When most people hear the word drone, they imagine it being used for military purposes. But new technology has made drones smaller, easy to put together and affordable. For only a few hundred dollars, anyone can pick up a drone kit at a local store and our Candace Hopkins tells us why that could change the way news is reported.
SYRACUSE, N.Y. -- Wednesday afternoon, students at Syracuse University got their first look at what could be the future of news, utilizing drone technology. They are small, lightweight and user friendly.
"It's really interesting ‘cause the ones that I've seen have been with big remote controls that are like bigger than your face, but seeing that you can actually fly it with an iPad or an iPhone is really interesting because it's just so small and easy," said Syracuse University freshman Sam Maller.
These drones are battery operated and can be fitted to hold a camera, which means news helicopters could become a thing of the past.
"Instead of spending $600 an hour and putting people's lives at risk, sometimes the news copters go down, you can spend as little as $00 and get the same type of footage, you know, not exactly the same, but in some cases, even better," said Newhouse Professor Dan Pacheco.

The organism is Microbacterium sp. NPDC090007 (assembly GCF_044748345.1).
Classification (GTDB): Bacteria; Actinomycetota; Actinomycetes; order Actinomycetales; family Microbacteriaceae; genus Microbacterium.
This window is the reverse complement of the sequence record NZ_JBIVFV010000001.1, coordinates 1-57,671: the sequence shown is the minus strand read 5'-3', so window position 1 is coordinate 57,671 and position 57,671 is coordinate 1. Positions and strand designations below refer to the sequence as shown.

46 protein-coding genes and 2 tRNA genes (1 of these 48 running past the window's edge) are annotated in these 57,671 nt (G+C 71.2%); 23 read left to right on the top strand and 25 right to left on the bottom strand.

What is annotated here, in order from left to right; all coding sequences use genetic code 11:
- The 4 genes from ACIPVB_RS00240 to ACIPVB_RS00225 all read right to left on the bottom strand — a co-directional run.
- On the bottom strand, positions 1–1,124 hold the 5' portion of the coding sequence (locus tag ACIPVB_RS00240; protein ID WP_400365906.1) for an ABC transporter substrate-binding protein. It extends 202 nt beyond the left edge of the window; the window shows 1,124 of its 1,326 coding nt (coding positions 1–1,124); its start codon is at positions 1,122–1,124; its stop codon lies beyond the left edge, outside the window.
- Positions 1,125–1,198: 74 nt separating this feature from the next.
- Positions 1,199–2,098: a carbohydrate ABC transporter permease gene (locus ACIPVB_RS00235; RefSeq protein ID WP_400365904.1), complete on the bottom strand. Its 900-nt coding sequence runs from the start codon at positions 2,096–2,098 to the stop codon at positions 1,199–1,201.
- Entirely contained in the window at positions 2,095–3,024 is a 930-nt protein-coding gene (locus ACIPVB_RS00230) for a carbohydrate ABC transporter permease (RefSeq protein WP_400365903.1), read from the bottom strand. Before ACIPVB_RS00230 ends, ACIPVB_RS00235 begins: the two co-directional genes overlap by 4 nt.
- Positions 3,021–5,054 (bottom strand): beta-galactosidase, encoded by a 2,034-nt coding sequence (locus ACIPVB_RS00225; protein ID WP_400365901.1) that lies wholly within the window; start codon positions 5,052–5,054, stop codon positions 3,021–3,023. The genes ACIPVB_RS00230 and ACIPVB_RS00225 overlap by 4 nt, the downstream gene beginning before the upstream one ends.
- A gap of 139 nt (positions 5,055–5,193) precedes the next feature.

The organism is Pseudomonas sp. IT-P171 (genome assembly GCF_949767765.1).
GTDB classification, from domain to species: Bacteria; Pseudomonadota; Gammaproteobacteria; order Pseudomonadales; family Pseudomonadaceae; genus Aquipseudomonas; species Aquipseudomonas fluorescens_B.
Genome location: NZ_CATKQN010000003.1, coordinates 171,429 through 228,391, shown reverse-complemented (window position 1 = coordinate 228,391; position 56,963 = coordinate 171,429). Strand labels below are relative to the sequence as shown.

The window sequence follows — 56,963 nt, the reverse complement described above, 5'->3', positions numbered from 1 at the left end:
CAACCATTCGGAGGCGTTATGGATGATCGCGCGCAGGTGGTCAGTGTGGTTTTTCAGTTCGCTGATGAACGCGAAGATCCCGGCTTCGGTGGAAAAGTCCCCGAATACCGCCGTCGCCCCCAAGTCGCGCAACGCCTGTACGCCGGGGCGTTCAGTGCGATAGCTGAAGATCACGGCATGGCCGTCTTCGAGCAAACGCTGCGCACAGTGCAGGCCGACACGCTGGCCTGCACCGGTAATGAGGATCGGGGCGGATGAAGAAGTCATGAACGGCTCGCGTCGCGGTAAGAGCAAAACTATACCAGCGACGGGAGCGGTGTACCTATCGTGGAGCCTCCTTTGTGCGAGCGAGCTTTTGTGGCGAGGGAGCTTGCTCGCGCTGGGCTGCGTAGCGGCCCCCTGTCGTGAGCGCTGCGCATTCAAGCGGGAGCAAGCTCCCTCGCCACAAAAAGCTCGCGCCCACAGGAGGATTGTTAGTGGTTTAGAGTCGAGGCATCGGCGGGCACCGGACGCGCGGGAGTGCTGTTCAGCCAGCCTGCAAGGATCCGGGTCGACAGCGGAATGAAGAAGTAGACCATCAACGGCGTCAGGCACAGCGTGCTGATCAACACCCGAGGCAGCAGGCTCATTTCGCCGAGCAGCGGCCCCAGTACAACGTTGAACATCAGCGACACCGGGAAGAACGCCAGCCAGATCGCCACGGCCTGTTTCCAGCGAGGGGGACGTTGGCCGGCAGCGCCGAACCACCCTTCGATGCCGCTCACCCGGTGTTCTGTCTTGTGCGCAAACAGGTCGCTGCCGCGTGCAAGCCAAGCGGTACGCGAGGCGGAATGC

And they are available anywhere that sells hobby aircraft kits, meaning gathering news from the air could be done by anybody.
"Anybody can send a camera into the sky and get pictures that would have been impossible or prohibitively expensive and share them and I think that's so cool," said Pacheco.
But if you are thinking of launching your own drone, you'll need to follow the current FAA guidelines for hobby aircraft. Those rules don't allow the drones to film people, buildings or private property. But new guidelines are expected in the coming years that would address how journalists would use the drones to capture breaking news.
The FAA predicts that nearly 30,000 drones could be in use within the United States by 2020. In addition to news, they could also be used for shipping packages, farmers monitoring crops or to shoot sporting events.